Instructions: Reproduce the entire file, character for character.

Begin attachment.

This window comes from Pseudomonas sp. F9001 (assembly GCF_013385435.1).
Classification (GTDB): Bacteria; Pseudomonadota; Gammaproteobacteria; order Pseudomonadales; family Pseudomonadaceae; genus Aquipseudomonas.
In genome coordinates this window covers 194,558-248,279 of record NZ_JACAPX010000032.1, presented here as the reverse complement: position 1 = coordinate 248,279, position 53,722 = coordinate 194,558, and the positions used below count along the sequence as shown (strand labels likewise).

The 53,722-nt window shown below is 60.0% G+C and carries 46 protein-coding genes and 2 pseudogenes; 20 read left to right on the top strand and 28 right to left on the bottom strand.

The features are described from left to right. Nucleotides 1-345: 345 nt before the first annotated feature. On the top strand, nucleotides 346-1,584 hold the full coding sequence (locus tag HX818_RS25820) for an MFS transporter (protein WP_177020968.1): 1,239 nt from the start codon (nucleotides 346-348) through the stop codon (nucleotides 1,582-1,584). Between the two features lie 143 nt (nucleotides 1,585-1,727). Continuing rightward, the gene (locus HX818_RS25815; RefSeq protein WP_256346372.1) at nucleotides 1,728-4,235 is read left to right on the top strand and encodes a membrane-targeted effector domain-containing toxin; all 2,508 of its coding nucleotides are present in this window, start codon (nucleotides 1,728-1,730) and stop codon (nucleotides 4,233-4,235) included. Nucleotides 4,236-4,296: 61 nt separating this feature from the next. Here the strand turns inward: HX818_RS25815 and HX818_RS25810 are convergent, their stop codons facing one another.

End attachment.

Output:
This window comes from Pseudomonas sp. F9001 (assembly GCF_013385435.1).
Classification (GTDB): Bacteria; Pseudomonadota; Gammaproteobacteria; order Pseudomonadales; family Pseudomonadaceae; genus Aquipseudomonas.
In genome coordinates this window covers 194,558-248,279 of record NZ_JACAPX010000032.1, presented here as the reverse complement: position 1 = coordinate 248,279, position 53,722 = coordinate 194,558, and the positions used below count along the sequence as shown (strand labels likewise).

The 53,722-nt window shown below is 60.0% G+C and carries 46 protein-coding genes and 2 pseudogenes; 20 read left to right on the top strand and 28 right to left on the bottom strand.

The features are described from left to right. Nucleotides 1-345: 345 nt before the first annotated feature. On the top strand, nucleotides 346-1,584 hold the full coding sequence (locus tag HX818_RS25820) for an MFS transporter (protein WP_177020968.1): 1,239 nt from the start codon (nucleotides 346-348) through the stop codon (nucleotides 1,582-1,584). Between the two features lie 143 nt (nucleotides 1,585-1,727). Continuing rightward, the gene (locus HX818_RS25815; RefSeq protein WP_256346372.1) at nucleotides 1,728-4,235 is read left to right on the top strand and encodes a membrane-targeted effector domain-containing toxin; all 2,508 of its coding nucleotides are present in this window, start codon (nucleotides 1,728-1,730) and stop codon (nucleotides 4,233-4,235) included. Nucleotides 4,236-4,296: 61 nt separating this feature from the next. Here the strand turns inward: HX818_RS25815 and HX818_RS25810 are convergent, their stop codons facing one another.